A prelisting appraisal is often nothing like a buyer's mortgage appraisal - far different requirements. Also, a prelisting appraisals does not mean you home is "worth it" nor that it will sell for appraised value. The home is worth what the market says it's worth when listed for sale - http://hankmillerteam.com/whats-my-home-worth/
You would do better to use the appraiser as a consultant during the process - they do things agents cannot - http://hankmillerteam.com/2013/07/26/hire-an-appraiser-as-a-
List the home to sell, use the appraisal as a guide but if you think you're going to push, you will be sitting in there for a long time. You're in Rockmart.
Why would you want to list your home higher than the what the market will support? Unless your Buyer is paying, the Buyer's appraisal will most likely halt the sale.
In the Atlanta market, we are seeing many homes selling for very close to List Price. Some are even coming in a little over than that is the property was aggressively priced. Again, unless your Buyer has the ability to pay the difference you may be seeing your property quickly go back on the market.
Your Listing Agent will review all of the market data with you. If you really want your home to sell, you will follow all of their suggestions. There are some Listing Agent who will not take an overpriced listing. That is because it reflects badly on them from other agents and they know that it is not likely that it will sell.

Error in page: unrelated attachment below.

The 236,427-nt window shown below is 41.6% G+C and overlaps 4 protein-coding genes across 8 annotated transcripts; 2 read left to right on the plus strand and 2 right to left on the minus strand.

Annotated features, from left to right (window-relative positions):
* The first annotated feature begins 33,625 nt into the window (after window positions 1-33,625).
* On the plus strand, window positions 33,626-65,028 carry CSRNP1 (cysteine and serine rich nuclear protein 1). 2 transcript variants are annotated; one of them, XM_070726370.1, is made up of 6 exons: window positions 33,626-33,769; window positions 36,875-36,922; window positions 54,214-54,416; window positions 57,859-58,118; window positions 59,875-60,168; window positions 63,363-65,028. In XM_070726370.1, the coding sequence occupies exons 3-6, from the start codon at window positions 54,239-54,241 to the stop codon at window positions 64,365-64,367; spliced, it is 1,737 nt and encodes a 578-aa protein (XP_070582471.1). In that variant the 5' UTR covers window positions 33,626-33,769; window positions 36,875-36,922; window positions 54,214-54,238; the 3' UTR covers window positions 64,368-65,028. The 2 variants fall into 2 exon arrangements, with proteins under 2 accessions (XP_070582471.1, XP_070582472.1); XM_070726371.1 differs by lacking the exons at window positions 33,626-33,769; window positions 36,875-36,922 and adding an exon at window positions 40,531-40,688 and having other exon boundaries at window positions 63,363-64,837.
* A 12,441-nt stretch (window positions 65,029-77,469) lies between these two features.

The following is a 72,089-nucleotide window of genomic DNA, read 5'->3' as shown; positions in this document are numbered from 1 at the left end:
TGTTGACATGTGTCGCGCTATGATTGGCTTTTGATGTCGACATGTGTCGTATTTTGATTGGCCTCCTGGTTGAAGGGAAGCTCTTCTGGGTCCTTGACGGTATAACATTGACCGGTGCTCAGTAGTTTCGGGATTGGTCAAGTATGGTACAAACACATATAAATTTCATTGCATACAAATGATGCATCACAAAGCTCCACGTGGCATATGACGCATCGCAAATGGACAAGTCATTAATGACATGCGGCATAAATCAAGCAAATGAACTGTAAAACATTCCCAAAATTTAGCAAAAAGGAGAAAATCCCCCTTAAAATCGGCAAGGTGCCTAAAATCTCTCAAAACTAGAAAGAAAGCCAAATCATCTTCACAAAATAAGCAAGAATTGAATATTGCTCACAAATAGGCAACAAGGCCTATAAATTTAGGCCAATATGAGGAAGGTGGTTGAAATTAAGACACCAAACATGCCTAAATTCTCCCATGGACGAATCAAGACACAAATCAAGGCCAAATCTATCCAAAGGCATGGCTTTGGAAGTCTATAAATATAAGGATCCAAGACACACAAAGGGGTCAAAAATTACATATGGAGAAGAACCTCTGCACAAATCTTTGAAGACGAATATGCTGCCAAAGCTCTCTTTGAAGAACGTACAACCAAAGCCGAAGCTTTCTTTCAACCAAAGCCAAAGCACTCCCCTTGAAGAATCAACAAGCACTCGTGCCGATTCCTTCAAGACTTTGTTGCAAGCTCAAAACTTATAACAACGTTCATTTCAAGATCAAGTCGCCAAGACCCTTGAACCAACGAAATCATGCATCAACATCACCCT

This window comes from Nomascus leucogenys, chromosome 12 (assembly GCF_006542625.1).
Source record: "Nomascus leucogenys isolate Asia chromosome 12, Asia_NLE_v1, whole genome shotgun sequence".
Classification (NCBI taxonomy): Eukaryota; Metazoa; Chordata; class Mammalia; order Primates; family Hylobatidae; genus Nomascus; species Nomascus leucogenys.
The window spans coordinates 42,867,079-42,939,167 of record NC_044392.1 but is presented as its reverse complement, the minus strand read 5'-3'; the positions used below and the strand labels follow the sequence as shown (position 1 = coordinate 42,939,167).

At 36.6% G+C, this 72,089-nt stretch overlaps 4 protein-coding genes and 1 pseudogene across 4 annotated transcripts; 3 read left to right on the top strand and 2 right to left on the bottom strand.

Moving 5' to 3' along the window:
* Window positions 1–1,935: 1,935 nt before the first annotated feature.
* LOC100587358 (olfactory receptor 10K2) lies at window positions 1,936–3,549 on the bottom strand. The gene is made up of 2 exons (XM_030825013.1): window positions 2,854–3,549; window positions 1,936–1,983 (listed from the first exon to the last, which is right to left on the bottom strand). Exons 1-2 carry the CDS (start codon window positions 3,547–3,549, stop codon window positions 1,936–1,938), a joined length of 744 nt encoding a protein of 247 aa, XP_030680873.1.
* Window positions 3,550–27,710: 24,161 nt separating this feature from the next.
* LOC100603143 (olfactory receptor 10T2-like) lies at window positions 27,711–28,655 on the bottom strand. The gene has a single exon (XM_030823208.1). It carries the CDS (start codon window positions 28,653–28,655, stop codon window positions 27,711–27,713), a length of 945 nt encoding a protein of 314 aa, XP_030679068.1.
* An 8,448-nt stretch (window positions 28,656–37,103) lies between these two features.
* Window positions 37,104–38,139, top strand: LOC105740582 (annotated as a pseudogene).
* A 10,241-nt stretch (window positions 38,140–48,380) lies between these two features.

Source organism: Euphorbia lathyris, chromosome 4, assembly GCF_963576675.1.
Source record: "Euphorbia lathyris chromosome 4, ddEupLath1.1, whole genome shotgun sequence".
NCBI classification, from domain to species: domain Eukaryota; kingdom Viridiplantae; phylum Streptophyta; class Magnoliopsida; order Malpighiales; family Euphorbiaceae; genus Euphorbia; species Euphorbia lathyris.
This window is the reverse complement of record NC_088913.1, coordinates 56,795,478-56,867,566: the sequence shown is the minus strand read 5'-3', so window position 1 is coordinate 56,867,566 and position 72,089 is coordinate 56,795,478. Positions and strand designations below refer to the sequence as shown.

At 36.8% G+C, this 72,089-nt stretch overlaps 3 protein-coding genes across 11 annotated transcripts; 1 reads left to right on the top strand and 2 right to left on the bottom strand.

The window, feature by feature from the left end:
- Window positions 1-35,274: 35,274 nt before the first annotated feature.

Rodney Mason, NMLS #151088
Sr Loan Officer
825 Juniper St NE, Atlanta, GA 30308
Office: (404) 591-2453
Apply Online at http://www.rodneymason.com
Licensed in Alabama & Georgia with over a decade of mortgage lending experience.
Prospect Mortgage offers a full selection of mortgage programs including:
Conventional | FHA | FHA 580-639 FICO | FHA 203(k) Renovation (Streamline & Consultant) | HomePathÂ® | HomePathÂ® Renovation | HomeStyleÂ® Renovation | VA | USDA | GA Dream | Jumbo Financing.
of listed price YTD. If you are referring to an appraisal done by a certified Appraiser or a CMA, that would give you the most up to date value of your house. If you trust the Real Estate Agent who did the CMA then you should price your house at whatever value that was recommended. If you price too high,
buyers will not be responsive & you will end up not selling your home and will eventually end up lowering the price below the appraised value. If you price the house at the value that was recommended through the CMA, you might get multiple offers which on occasion can push the price up.
Remember though that for someone to attain a mortgage, that there will be a formal appraisal done by the bank appraiser and a loan commitment can only be made if the house appraises for at least the price that the buyer is willing to pay.
Here in Utah, I have found that listing a home at about 6% to 10% higher usually draws interest and can likely bring you the highest offer possible. However, it is different for other markets. You may want to check with a local Realtor.